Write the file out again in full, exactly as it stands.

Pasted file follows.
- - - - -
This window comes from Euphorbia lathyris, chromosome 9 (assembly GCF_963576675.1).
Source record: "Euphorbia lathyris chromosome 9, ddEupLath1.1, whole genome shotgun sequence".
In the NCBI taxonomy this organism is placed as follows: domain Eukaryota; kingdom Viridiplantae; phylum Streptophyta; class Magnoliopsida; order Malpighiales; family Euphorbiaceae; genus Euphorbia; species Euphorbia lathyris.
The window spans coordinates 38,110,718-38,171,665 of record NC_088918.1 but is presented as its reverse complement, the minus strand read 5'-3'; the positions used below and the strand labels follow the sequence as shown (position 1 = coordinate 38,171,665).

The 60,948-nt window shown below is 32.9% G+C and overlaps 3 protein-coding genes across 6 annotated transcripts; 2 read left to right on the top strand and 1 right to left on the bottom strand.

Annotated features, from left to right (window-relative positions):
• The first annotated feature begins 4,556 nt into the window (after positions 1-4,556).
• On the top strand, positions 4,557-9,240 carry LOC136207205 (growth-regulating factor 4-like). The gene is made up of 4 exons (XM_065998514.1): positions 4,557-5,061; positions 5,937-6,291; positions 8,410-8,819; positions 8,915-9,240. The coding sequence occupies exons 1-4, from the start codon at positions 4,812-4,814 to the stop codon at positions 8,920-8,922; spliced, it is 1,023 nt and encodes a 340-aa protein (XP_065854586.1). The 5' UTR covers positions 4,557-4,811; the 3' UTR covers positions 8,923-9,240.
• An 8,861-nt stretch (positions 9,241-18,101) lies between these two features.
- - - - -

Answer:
This window comes from Euphorbia lathyris, chromosome 9 (assembly GCF_963576675.1).
Source record: "Euphorbia lathyris chromosome 9, ddEupLath1.1, whole genome shotgun sequence".
In the NCBI taxonomy this organism is placed as follows: domain Eukaryota; kingdom Viridiplantae; phylum Streptophyta; class Magnoliopsida; order Malpighiales; family Euphorbiaceae; genus Euphorbia; species Euphorbia lathyris.
The window spans coordinates 38,110,718-38,171,665 of record NC_088918.1 but is presented as its reverse complement, the minus strand read 5'-3'; the positions used below and the strand labels follow the sequence as shown (position 1 = coordinate 38,171,665).

The 60,948-nt window shown below is 32.9% G+C and overlaps 3 protein-coding genes across 6 annotated transcripts; 2 read left to right on the top strand and 1 right to left on the bottom strand.

Annotated features, from left to right (window-relative positions):
• The first annotated feature begins 4,556 nt into the window (after positions 1-4,556).
• On the top strand, positions 4,557-9,240 carry LOC136207205 (growth-regulating factor 4-like). The gene is made up of 4 exons (XM_065998514.1): positions 4,557-5,061; positions 5,937-6,291; positions 8,410-8,819; positions 8,915-9,240. The coding sequence occupies exons 1-4, from the start codon at positions 4,812-4,814 to the stop codon at positions 8,920-8,922; spliced, it is 1,023 nt and encodes a 340-aa protein (XP_065854586.1). The 5' UTR covers positions 4,557-4,811; the 3' UTR covers positions 8,923-9,240.
• An 8,861-nt stretch (positions 9,241-18,101) lies between these two features.